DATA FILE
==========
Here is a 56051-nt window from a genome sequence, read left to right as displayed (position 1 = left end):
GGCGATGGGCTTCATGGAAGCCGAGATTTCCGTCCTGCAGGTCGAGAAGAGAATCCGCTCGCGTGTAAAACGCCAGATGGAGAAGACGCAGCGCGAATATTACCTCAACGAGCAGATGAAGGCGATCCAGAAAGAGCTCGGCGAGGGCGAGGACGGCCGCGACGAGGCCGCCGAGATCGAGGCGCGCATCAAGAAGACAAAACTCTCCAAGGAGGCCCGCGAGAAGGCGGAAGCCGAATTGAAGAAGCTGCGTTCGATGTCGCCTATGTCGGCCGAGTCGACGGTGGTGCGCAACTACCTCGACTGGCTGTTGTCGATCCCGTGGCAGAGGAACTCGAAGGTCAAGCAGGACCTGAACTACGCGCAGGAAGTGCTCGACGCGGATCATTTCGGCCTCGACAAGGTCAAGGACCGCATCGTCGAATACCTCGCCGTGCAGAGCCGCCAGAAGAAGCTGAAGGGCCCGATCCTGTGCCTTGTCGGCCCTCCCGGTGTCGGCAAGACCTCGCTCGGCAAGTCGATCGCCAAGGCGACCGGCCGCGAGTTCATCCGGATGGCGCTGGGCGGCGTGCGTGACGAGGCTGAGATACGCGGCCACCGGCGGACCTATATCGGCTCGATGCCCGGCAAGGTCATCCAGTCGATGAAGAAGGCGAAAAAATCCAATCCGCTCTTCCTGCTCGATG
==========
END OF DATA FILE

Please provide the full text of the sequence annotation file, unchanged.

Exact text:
Here is a 56051-nt window from a genome sequence, read left to right as displayed (position 1 = left end):
GGCGATGGGCTTCATGGAAGCCGAGATTTCCGTCCTGCAGGTCGAGAAGAGAATCCGCTCGCGTGTAAAACGCCAGATGGAGAAGACGCAGCGCGAATATTACCTCAACGAGCAGATGAAGGCGATCCAGAAAGAGCTCGGCGAGGGCGAGGACGGCCGCGACGAGGCCGCCGAGATCGAGGCGCGCATCAAGAAGACAAAACTCTCCAAGGAGGCCCGCGAGAAGGCGGAAGCCGAATTGAAGAAGCTGCGTTCGATGTCGCCTATGTCGGCCGAGTCGACGGTGGTGCGCAACTACCTCGACTGGCTGTTGTCGATCCCGTGGCAGAGGAACTCGAAGGTCAAGCAGGACCTGAACTACGCGCAGGAAGTGCTCGACGCGGATCATTTCGGCCTCGACAAGGTCAAGGACCGCATCGTCGAATACCTCGCCGTGCAGAGCCGCCAGAAGAAGCTGAAGGGCCCGATCCTGTGCCTTGTCGGCCCTCCCGGTGTCGGCAAGACCTCGCTCGGCAAGTCGATCGCCAAGGCGACCGGCCGCGAGTTCATCCGGATGGCGCTGGGCGGCGTGCGTGACGAGGCTGAGATACGCGGCCACCGGCGGACCTATATCGGCTCGATGCCCGGCAAGGTCATCCAGTCGATGAAGAAGGCGAAAAAATCCAATCCGCTCTTCCTGCTCGATG